What can farmers expect from Farm to Fork Summit 2024? 

The government’s Farm to Fork Summit, held in Downing Street today, is set to present a “significant opportunity” to tackle issues facing UK farmers, as well as the country’s food supply chain. 

The government’s Farm to Fork Summit, held in Downing Street to tackle issues facing farmers and the food supply chain in the UK. 

The Environment, Food and Rural Affairs (EFRA) Committee is urging the government to look at five key areas for 2024.  

This includes food security, fairness in the supply chain, future farming policy, labour shortages and the introduction of a tenant farming commissioner. 

Extremely challenging conditions

The committee’s spokesperson said that the impact of the “extremely challenging” weather conditions this season on food security, farmer confidence, and mental health amongst the rural community cannot be ignored.   

They added: “The AHDB has estimated that 15% less land will be planted with wheat this year, and an estimated 558,000 hectares of arable land (12% of the British total) will remain fallow, up from 311,000 hectares last year.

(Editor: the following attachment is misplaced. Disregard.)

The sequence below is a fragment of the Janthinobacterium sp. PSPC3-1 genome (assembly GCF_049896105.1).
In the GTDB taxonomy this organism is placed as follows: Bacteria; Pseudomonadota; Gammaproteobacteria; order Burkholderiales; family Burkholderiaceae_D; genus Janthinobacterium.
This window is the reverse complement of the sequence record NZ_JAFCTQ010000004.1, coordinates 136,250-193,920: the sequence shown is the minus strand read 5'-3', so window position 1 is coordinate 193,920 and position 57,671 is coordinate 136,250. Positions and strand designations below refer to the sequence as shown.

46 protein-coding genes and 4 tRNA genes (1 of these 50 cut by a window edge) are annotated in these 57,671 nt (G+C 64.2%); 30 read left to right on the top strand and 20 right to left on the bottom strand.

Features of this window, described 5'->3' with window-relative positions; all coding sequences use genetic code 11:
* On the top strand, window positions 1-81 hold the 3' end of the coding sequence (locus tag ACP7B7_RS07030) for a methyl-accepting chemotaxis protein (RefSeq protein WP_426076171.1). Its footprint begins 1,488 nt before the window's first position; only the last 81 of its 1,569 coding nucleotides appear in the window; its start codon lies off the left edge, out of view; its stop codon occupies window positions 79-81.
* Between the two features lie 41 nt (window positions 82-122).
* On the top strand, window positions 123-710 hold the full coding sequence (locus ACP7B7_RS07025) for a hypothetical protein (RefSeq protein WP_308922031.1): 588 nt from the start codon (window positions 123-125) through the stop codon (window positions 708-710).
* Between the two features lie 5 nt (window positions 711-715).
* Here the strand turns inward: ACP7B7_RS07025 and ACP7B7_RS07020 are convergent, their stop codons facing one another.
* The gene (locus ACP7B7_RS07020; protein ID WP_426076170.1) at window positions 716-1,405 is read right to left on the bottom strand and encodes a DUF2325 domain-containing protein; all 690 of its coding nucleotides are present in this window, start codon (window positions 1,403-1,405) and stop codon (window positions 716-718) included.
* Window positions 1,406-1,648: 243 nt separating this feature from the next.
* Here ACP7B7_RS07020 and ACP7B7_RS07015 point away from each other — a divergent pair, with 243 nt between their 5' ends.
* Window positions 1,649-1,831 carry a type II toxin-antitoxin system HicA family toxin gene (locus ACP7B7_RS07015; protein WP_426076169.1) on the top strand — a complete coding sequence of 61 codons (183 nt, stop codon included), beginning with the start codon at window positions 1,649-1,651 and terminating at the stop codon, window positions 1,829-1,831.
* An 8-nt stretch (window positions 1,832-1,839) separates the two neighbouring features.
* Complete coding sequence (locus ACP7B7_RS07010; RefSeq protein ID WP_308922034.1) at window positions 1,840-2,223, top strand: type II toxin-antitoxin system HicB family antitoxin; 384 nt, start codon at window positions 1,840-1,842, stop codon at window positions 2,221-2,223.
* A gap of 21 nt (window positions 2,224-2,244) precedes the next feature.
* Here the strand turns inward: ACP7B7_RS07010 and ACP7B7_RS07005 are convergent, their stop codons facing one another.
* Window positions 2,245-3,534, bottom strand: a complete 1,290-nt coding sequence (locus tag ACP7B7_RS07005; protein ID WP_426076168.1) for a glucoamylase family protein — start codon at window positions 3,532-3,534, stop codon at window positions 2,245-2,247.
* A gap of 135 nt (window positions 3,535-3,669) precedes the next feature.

“Our Food Security and Rural mental health reports outlined these challenges and called on the government to improve food security and to reflect rural communities’ needs in mental health policy, services and national NHS planning.” 

Coherence and strong leadership 

The EFRA Committee added that its 2023 Food Security Report highlighted the need for “coherence and strong leadership on food security”.  

Sir Robert Goodwill, chair of Environment, Food and Rural Affairs Committee

Its spokesperson said: “Our report examined the availability and affordability of food from household to national levels, noting that a fifth of UK households struggle to access good quality food at reasonable prices, and food price inflation reached levels not seen for some 45 years.  

“It is welcome news to see food inflation fall, but we must be prepared for future shocks to the supply chain. 

“We recently questioned the Department on the annual food security index, what indicators it plans to use to for the index, and how it expects the index to influence policy decisions.